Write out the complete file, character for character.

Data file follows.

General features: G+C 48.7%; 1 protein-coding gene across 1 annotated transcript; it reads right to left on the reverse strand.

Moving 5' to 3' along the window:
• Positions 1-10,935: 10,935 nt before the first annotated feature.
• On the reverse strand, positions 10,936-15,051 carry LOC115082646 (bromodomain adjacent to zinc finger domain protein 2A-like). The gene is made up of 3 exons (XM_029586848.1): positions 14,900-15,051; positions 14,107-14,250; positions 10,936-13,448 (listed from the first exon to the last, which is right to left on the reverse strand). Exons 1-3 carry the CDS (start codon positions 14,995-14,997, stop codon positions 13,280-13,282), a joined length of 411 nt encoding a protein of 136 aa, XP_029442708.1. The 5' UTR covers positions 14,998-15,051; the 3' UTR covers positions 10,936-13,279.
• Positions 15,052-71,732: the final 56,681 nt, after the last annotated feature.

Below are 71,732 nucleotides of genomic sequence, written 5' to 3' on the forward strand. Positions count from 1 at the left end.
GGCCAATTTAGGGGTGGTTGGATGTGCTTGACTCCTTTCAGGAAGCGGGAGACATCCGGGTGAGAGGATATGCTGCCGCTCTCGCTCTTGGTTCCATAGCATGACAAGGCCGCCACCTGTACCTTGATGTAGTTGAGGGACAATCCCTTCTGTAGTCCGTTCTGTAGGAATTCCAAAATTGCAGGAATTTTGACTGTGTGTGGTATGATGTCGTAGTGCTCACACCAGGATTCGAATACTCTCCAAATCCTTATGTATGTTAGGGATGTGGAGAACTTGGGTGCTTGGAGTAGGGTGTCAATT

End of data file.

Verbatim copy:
General features: G+C 48.7%; 1 protein-coding gene across 1 annotated transcript; it reads right to left on the reverse strand.

Moving 5' to 3' along the window:
• Positions 1-10,935: 10,935 nt before the first annotated feature.
• On the reverse strand, positions 10,936-15,051 carry LOC115082646 (bromodomain adjacent to zinc finger domain protein 2A-like). The gene is made up of 3 exons (XM_029586848.1): positions 14,900-15,051; positions 14,107-14,250; positions 10,936-13,448 (listed from the first exon to the last, which is right to left on the reverse strand). Exons 1-3 carry the CDS (start codon positions 14,995-14,997, stop codon positions 13,280-13,282), a joined length of 411 nt encoding a protein of 136 aa, XP_029442708.1. The 5' UTR covers positions 14,998-15,051; the 3' UTR covers positions 10,936-13,279.
• Positions 15,052-71,732: the final 56,681 nt, after the last annotated feature.

Below are 71,732 nucleotides of genomic sequence, written 5' to 3' on the forward strand. Positions count from 1 at the left end.
GGCCAATTTAGGGGTGGTTGGATGTGCTTGACTCCTTTCAGGAAGCGGGAGACATCCGGGTGAGAGGATATGCTGCCGCTCTCGCTCTTGGTTCCATAGCATGACAAGGCCGCCACCTGTACCTTGATGTAGTTGAGGGACAATCCCTTCTGTAGTCCGTTCTGTAGGAATTCCAAAATTGCAGGAATTTTGACTGTGTGTGGTATGATGTCGTAGTGCTCACACCAGGATTCGAATACTCTCCAAATCCTTATGTATGTTAGGGATGTGGAGAACTTGGGTGCTTGGAGTAGGGTGTCAATT